The Art of Farming Hope
Farming Hope is a culinary program and social movement that fight poverty by creating jobs, career training, and a supportive community. How do they do that? By turning the soup kitchen model upside down. Instead of serving food to homeless individuals, they learn how to grow, cook, and help homeless people. This way stimulates self-esteem, new skills, and a chance of income.
Employees play an integral role in the kitchen by preparing and serving the food they have helped harvest. For the preparation of food, they use freshly picked products and other donated ingredients.
The pop-up dinners and the lunch stall offer homeless people valuable opportunities to communicate with members of society that they might not otherwise meet.
“We use ancestral Mexican wisdom to transform imperfect produce into nourishing, vegetable-focused cuisine. Our gardens grow food for our pop-up restaurants, where everyone can share their story, and the medium for our story is the menu”.
Farming Hope is a social movement promoting self-sufficiency by creating equitable opportunities in local food businesses. Our mission is to employ and empower neighbors experiencing or at risk of homelessness to grow food and feed others. We place an emphasis on employment training and skills building to set our employees up for sustained employment on their journey out of poverty. This is accomplished through employment in our food business, our kitchen gardens, and through programming exercises that emphasize setting and working toward goals, work readiness, and community engagement. Farming Hope was born out of the Stanford Design School and we use key principles of Human-Centered Design in our operations. We encourage feedback and leadership from employees at all levels of the organization. Special focus is placed on developing an exemplary model for food as a tool for community organizing.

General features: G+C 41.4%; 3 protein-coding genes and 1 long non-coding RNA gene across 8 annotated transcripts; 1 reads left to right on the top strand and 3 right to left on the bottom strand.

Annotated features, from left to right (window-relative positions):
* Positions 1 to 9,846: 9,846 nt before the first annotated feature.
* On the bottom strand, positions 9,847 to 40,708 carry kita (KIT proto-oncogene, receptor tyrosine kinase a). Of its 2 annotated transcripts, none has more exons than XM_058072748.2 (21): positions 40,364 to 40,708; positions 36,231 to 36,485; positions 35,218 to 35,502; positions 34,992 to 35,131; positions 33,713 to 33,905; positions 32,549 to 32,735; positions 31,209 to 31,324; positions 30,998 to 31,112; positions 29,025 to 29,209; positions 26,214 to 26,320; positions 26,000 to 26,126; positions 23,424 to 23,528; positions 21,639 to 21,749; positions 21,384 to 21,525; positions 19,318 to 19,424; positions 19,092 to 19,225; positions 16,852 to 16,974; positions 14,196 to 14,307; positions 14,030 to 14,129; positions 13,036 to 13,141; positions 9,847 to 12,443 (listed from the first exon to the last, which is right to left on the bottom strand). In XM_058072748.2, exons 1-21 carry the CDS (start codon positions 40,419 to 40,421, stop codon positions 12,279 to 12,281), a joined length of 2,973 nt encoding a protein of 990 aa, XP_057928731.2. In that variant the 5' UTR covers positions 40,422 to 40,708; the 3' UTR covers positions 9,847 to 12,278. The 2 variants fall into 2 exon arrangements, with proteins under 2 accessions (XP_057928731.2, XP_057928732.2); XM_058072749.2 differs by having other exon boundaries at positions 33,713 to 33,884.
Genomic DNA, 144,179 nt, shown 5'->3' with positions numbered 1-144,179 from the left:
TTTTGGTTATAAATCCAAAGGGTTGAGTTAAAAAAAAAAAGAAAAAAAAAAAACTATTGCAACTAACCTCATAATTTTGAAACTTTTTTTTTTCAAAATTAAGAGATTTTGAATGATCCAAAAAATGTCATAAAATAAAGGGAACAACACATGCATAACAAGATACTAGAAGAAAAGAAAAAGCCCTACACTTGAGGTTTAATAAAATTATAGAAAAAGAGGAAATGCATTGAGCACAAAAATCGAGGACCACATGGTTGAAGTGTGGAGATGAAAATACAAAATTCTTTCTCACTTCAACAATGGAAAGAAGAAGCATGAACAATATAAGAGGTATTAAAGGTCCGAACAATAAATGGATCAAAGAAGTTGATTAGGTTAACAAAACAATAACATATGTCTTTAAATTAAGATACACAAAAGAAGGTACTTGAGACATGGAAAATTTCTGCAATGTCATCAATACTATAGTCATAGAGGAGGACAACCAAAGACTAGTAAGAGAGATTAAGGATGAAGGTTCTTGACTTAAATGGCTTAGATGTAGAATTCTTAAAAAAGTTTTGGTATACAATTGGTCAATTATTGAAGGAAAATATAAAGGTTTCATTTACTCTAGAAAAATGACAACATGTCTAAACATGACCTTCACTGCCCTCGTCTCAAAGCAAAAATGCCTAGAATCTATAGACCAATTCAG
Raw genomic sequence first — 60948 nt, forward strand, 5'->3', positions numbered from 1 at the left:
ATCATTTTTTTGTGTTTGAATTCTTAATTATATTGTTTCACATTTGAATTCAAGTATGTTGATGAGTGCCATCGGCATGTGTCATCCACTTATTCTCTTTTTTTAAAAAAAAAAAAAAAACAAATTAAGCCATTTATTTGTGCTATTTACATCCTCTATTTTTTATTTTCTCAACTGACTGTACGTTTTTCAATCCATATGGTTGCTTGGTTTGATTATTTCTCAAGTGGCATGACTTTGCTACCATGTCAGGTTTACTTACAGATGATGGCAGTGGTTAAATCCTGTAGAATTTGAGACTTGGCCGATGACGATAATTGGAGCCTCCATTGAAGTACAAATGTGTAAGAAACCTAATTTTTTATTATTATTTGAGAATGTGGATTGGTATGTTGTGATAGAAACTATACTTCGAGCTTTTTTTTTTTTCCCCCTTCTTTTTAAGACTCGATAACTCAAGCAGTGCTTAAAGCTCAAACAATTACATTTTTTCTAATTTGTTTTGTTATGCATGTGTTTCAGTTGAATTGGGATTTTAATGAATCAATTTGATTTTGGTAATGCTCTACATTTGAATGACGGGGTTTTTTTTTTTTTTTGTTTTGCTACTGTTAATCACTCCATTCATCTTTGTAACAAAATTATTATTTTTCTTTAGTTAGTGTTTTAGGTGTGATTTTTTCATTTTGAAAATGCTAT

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Esther Haasnoot is intuitive and healer. Also, the initiator of Global Heart magazine. Where she encourages and inspires towards a conscious, healthy, harmonious, sustainable, and loving society. To create an uplifting and positive future for all of us.